In this context this is hardly surprising that China has fortified Woody Island in the Paracel Group that lies south east of Hainan and has been occupied solely by China since 1974. An airfield capable of landing military aircraft has been built, and anti aircraft missile batteries installed. It is likely that the Dong Feng 21D Cruise missile system has also been deployed. This anti-ship missile travels at Mach10 and is accurate to within 1 metre. No US ship in the South China Sea is invulnerable and the Dong Feng’s capabilities have rendered obsolete US military power projection that is dependent on the aircraft carrier and its attendant ships and fighter aircraft.

This Chinese activity is invariably portrayed in the west as evidence of Chinese “aggression” or “assertiveness.”  It is certainly the latter, and when viewed in the context of US and allied statements and behaviour, entirely understandable.

The reporting bias (it scarcely deserves the term ‘analysis’) comes from the fact that identical conduct has been exhibited by Vietnam (8 fortified islands so far) and Taiwan. In Taiwan’s case it has fortified Taiping Island in the Spratlys, which lie 1637km to the south east of Taiwan.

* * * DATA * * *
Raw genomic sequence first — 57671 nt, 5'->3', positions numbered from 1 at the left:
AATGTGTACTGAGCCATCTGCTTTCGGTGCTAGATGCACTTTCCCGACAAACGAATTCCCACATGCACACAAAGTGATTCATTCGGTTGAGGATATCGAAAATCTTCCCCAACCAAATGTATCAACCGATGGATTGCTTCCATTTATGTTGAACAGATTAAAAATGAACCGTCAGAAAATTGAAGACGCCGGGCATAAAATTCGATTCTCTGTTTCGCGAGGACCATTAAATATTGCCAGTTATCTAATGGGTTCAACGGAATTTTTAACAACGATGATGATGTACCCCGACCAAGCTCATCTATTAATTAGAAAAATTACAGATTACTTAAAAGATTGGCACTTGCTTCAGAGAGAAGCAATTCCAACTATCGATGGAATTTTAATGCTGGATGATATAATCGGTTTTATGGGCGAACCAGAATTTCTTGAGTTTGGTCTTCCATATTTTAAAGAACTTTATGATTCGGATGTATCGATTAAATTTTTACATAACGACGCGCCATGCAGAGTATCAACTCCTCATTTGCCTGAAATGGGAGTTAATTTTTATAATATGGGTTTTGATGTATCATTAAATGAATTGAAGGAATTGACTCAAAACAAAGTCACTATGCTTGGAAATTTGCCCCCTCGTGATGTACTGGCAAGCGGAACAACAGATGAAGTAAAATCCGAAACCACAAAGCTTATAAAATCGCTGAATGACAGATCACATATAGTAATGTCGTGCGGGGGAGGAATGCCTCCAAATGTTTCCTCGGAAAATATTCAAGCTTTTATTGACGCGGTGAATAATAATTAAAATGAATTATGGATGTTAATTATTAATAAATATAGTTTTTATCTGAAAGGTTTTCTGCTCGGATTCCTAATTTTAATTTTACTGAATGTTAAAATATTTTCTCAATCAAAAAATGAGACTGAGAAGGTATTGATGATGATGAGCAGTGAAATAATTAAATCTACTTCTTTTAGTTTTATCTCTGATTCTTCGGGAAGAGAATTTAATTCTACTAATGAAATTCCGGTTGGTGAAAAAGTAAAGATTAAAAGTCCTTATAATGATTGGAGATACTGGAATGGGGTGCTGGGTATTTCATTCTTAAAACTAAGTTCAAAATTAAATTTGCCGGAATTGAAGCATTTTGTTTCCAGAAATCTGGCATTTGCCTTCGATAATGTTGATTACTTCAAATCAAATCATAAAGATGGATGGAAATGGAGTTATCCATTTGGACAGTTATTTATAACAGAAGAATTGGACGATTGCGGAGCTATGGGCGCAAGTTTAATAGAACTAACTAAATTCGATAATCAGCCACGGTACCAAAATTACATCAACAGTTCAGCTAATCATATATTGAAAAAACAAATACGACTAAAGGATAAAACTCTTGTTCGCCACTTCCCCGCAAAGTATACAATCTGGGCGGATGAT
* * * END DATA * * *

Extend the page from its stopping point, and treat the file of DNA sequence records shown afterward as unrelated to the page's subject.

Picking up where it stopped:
A similar blindness is shown to the claim brought by the Philippines over the PRC’s ill-defined claims within the so-called 9 Dash Line. This particular claim to rights within the South China Sea was in fact made two years before the PRC came into existence. The successor government to Chiang Kai Shek, who occupy what is now the island of Taiwan, maintains an identical claim to that of the PRC, and was similarly critical of the Tribunal’s decision.